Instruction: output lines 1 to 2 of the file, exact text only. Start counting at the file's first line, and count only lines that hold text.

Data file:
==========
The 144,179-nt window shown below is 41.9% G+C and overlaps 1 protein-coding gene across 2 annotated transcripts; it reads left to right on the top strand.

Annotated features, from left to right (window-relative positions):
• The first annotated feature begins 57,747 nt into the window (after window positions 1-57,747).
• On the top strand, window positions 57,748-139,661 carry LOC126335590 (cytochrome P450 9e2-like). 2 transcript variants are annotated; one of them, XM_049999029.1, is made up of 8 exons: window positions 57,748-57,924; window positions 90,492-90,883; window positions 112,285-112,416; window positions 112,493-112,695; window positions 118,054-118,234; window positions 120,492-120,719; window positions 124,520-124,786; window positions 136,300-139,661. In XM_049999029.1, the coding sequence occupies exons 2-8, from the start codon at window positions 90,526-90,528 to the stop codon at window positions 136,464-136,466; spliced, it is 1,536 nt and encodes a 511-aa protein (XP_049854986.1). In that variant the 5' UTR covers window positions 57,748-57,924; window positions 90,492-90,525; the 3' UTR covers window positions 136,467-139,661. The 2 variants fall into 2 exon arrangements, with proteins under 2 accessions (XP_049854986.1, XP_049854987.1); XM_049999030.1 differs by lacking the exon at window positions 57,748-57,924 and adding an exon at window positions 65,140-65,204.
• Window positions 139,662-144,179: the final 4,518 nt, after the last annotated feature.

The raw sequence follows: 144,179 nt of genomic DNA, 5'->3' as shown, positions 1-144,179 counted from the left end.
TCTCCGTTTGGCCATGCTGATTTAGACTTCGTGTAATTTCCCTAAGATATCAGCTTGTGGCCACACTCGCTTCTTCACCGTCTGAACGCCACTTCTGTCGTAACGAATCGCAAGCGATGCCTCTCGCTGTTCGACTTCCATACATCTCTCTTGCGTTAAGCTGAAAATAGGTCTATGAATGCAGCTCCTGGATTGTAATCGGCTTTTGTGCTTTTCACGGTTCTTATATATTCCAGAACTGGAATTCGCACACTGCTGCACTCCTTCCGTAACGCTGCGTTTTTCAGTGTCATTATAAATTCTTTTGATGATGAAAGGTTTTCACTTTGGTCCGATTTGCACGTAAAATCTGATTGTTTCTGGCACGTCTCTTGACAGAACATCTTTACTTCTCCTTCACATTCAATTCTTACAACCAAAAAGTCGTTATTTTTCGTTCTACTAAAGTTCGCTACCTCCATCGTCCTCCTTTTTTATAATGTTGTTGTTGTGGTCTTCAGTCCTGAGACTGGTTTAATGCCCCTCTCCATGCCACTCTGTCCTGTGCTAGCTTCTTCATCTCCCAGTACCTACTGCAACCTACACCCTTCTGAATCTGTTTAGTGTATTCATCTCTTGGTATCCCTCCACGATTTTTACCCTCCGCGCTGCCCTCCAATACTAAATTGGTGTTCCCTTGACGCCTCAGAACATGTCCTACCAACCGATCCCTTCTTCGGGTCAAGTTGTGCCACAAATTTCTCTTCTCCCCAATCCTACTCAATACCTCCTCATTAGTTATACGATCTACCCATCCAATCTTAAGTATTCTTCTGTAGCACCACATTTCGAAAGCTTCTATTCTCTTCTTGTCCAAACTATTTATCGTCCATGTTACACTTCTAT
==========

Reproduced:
The 144,179-nt window shown below is 41.9% G+C and overlaps 1 protein-coding gene across 2 annotated transcripts; it reads left to right on the top strand.

Annotated features, from left to right (window-relative positions):